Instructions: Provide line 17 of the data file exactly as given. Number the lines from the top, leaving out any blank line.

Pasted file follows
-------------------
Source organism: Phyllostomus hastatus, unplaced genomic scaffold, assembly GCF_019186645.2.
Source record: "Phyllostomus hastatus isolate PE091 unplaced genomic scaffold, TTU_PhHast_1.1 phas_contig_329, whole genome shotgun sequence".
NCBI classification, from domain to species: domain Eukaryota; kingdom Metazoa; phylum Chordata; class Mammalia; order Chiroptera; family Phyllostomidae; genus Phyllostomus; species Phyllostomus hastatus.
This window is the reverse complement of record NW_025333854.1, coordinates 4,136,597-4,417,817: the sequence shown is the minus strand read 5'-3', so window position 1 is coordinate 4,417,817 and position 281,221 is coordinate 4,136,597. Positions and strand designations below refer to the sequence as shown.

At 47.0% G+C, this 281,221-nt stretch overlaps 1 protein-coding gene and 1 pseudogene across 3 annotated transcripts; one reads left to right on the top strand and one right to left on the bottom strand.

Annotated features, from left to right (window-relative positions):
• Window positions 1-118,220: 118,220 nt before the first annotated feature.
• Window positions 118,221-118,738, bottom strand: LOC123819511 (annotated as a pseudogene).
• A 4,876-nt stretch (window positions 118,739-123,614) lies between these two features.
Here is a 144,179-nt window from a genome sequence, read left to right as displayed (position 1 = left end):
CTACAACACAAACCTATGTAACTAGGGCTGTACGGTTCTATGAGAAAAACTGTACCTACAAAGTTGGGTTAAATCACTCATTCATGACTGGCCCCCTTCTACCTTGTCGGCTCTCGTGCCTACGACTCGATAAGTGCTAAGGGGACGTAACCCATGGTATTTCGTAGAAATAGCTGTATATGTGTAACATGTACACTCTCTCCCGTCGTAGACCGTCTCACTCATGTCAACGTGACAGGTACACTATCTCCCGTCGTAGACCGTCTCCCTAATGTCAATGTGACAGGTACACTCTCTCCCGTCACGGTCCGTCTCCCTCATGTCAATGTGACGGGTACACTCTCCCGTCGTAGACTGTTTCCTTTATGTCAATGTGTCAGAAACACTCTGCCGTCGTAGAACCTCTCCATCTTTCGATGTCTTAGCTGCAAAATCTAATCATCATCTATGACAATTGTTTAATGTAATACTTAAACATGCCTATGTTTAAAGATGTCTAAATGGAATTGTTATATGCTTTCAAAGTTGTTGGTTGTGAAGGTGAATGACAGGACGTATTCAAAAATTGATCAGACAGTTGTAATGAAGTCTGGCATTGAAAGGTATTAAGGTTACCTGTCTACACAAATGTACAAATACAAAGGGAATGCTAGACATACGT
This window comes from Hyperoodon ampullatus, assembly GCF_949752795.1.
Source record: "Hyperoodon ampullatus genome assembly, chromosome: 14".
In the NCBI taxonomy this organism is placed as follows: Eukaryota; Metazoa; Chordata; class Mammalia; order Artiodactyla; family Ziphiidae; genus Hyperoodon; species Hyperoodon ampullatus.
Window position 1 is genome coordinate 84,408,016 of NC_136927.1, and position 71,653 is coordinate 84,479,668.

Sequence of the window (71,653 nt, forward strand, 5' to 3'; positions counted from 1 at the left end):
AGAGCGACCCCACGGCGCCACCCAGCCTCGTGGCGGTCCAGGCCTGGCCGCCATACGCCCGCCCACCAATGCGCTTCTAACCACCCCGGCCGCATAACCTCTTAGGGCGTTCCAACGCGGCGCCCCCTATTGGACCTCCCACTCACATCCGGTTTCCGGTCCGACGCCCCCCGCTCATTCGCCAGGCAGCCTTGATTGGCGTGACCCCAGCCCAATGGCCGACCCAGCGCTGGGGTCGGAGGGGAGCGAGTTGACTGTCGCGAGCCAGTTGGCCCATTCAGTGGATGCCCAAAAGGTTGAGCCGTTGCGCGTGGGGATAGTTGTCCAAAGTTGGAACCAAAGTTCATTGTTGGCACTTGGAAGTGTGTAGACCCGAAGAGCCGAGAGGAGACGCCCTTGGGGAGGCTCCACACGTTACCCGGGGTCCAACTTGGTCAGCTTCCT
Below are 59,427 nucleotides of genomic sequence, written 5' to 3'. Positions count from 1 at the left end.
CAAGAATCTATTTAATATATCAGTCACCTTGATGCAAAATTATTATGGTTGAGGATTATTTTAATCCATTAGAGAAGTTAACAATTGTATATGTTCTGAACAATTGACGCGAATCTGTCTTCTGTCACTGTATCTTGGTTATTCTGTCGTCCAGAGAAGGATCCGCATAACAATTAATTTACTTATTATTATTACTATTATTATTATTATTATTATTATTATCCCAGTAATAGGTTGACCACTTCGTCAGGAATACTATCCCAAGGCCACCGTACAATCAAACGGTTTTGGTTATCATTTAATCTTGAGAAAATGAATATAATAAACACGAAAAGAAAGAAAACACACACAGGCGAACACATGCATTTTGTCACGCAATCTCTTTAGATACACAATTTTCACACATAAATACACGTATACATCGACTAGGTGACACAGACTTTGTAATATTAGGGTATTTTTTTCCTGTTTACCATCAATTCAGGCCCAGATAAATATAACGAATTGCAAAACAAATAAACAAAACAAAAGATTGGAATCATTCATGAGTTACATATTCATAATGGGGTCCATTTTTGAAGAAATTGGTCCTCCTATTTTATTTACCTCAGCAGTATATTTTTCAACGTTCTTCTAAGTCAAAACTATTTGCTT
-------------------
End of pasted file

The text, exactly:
AGAGCGACCCCACGGCGCCACCCAGCCTCGTGGCGGTCCAGGCCTGGCCGCCATACGCCCGCCCACCAATGCGCTTCTAACCACCCCGGCCGCATAACCTCTTAGGGCGTTCCAACGCGGCGCCCCCTATTGGACCTCCCACTCACATCCGGTTTCCGGTCCGACGCCCCCCGCTCATTCGCCAGGCAGCCTTGATTGGCGTGACCCCAGCCCAATGGCCGACCCAGCGCTGGGGTCGGAGGGGAGCGAGTTGACTGTCGCGAGCCAGTTGGCCCATTCAGTGGATGCCCAAAAGGTTGAGCCGTTGCGCGTGGGGATAGTTGTCCAAAGTTGGAACCAAAGTTCATTGTTGGCACTTGGAAGTGTGTAGACCCGAAGAGCCGAGAGGAGACGCCCTTGGGGAGGCTCCACACGTTACCCGGGGTCCAACTTGGTCAGCTTCCT